The Dead Zone
Greg Stillson: I have had a vision that I am going to be President of the United States someday. And nobody, and I mean nobody is going to stop me!
Crisp photography, a few instances of gruesome violence, a great pro/an-tagonist pairing, and an excellent premise, but the movie moves way too slow and does too little. I suspect that the filmmakers tried too hard to stay true to the King story, and it left the film feeling sluggish and sparse on the most interesting elements of the plot.
Rocky Horror Picture Show
The Criminologist: And crawling, on the planet’s face, some insects, called the human race. Lost in time, and lost in space… and meaning.
Whether you love camp or not, it’s pretty clear this is the finest campy film ever made. It can be a bit much at time, but the cast is fun, the music is great, and it is a really enjoyable film to watch.
Volumnia: Anger’s my meat; I sup upon myself, and so shall starve with feeding.
Obviously the script is unimpeachable, and the production values are pretty excellent as well, and exactly as violent and bloody as the story requires. The only major issues with the film are some poorly cast roles, and a plot that is badly condensed due to time constraints.
A Serious Man
Rabbi Scott: Ha-ha-ha! That’s right, things aren’t so bad. Look at the parking lot, Larry.
Definitely the most enigmatic and open ended of the Coen brother’s films, but will all of the usual technical precision and artistic style that you can count on them for. As strange, meandering, and often confusing story, but extremely compelling and darkly funny, with a fantastic cast.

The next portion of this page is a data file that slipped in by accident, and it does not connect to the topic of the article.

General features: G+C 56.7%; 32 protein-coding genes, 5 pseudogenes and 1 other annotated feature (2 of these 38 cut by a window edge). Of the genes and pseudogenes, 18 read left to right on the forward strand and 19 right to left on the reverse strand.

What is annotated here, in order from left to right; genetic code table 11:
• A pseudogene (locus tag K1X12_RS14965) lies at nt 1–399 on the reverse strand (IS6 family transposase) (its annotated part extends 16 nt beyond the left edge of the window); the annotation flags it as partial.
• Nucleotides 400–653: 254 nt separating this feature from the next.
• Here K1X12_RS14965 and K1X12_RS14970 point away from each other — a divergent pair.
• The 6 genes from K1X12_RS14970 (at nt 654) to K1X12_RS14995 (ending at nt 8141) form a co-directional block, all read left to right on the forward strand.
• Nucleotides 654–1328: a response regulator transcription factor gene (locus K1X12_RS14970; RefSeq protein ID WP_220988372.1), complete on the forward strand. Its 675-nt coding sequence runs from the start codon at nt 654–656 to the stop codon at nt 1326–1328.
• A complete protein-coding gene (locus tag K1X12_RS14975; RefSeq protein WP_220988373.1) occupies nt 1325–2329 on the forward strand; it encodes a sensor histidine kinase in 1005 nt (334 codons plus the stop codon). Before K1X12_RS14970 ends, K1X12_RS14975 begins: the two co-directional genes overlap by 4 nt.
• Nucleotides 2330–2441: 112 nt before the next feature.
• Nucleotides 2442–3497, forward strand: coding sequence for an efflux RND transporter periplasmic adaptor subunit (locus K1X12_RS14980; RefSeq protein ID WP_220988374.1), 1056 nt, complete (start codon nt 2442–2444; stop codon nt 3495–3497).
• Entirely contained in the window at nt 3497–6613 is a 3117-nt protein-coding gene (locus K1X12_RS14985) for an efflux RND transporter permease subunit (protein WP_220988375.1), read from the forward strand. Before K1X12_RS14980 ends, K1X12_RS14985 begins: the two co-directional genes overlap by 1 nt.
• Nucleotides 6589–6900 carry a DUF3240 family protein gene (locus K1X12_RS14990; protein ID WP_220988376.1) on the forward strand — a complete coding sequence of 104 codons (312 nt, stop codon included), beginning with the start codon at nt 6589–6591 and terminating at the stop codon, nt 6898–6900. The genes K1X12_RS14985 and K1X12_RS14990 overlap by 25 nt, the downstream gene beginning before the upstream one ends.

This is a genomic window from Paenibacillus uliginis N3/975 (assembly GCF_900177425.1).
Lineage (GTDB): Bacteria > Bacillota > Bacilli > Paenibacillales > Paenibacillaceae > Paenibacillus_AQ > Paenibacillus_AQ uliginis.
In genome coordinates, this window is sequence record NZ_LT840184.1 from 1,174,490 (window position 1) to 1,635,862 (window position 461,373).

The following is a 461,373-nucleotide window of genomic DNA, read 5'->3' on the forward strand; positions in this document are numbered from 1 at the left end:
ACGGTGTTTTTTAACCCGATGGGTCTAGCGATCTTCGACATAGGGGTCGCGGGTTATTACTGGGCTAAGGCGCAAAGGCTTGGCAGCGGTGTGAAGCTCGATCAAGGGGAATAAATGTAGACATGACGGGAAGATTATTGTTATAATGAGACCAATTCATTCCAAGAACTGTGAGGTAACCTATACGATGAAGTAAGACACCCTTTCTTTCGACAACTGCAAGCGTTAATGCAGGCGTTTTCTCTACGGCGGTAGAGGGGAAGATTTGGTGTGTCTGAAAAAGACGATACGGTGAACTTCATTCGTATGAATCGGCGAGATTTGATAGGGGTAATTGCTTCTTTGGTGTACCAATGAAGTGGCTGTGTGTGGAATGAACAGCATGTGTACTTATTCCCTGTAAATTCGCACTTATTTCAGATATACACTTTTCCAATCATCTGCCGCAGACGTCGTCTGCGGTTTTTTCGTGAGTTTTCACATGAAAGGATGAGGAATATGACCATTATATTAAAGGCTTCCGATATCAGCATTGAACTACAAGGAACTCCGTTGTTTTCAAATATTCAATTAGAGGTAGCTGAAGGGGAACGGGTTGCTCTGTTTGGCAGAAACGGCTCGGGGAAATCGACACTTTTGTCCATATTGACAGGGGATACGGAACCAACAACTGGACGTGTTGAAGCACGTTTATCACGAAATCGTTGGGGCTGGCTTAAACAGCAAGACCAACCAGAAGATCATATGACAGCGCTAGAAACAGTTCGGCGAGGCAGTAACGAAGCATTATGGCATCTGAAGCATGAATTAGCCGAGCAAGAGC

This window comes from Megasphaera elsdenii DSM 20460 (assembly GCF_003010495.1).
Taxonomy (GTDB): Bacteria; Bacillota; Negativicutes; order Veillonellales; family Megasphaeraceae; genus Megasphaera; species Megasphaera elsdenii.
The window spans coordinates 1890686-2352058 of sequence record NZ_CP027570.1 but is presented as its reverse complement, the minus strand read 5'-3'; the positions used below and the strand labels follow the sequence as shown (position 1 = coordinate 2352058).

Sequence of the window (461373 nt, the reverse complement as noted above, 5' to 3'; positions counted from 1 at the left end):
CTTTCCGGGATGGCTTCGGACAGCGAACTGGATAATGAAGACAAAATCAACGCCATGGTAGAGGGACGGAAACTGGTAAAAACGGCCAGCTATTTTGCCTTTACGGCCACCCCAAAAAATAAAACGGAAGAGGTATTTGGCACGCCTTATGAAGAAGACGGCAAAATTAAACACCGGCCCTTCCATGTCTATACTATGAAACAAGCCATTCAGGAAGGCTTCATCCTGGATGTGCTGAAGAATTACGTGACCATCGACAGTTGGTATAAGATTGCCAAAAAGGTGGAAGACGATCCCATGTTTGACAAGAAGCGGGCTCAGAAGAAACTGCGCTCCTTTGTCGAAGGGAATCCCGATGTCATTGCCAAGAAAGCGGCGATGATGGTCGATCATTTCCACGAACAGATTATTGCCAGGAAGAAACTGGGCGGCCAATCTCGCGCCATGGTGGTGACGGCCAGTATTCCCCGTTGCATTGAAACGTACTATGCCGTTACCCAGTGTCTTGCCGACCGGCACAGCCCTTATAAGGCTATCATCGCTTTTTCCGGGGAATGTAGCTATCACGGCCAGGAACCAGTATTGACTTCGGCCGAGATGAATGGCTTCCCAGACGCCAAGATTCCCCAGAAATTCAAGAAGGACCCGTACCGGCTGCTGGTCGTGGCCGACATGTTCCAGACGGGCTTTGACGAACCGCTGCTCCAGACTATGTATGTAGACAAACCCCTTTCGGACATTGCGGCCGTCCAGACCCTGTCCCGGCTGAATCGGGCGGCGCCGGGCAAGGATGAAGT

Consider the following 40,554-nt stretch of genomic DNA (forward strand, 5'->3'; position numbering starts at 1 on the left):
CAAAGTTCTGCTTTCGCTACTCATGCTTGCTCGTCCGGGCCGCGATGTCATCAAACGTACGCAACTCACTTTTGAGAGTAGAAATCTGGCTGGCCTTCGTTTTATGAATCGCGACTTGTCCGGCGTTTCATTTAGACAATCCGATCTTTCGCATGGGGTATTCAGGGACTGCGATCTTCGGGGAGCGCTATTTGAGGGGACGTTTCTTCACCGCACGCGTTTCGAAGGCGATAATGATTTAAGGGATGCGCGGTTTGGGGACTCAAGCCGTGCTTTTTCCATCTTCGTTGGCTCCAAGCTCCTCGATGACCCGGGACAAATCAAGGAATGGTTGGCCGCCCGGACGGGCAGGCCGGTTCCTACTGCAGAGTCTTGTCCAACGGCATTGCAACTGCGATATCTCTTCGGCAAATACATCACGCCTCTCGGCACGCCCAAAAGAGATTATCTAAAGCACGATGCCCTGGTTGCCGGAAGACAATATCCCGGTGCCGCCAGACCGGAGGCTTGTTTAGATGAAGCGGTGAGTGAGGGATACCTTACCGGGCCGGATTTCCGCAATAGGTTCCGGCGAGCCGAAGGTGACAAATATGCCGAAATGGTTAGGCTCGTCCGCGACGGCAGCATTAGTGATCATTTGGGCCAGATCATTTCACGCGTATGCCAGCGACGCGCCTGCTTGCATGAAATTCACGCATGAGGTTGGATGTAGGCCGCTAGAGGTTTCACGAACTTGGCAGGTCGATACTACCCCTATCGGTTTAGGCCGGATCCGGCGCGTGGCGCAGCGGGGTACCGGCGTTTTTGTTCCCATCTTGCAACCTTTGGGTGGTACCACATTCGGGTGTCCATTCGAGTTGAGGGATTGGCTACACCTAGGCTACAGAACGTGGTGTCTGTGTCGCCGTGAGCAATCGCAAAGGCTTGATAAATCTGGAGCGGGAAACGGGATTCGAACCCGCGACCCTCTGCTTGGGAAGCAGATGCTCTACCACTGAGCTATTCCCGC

Warden: If I was to sink my teeth into your eye right now, would you be able to stop me before I blinded you?
It’s a film that has a stellar cast, a rich color palette, some really well done visual tricks, a strong score, and a really interesting plot hook that just doesn’t fail to work. With everything working in the film’s favor, the plot ends up being so silly and unconvincing that nothing really resonates very well.
Nikolai Luzhin: Sentimental value? Ah. I heard of that.
Perhaps not quite as emotionally edifying as a History of Violence, but the movie has an admirable sense of what to show and when. A movie that is remarkably restrained without being boring, with a brutally violent streak that never feels overdone, and a great cast and crew working behind it.
Dr. Ellias Cheever: Someone doesn’t have to weaponize the bird flu.The birds are doing that.
As stylish as every other Soderbergh film, and a uniquely sober approach to a nigh-apocalyptic scenario, with a massive and talented cast. The real problems arise from a plot that’s so sober it doesn’t really get too compelling, a cast so large some characters get lost in the shuffle, and a story so muted none of the actors ever have a chance to really show off their chops.
Ratso Rizzo: Frankly, you’re beginning to smell and for a stud in New York, that’s a handicap.
A movie that somehow manages to walk a line between charming and heartwarming and so dark you just want to curl into a ball and forget that humanity exists. Fantastically acted, with a directoral hand that seems to oscillate between experimental and not there, and as much as this movie effected me, I don’t really know how I felt about this movie.
Ken Castle: I hope one day to have the opportunity to breach your firewall, Miss Parker Smith.
By the premise this movie should just be a modern-day Running Man, prodding with social commentary but never taking itself too seriously, and reveling in the inherent silliness of it all. Instead its an ugly, poorly directed slog through dark sets and glowering characters, with a plot that’s somehow pairs an Luddite’s kneejerk hatred of modernity with a pubescent boy’s love of brutal violence and sex.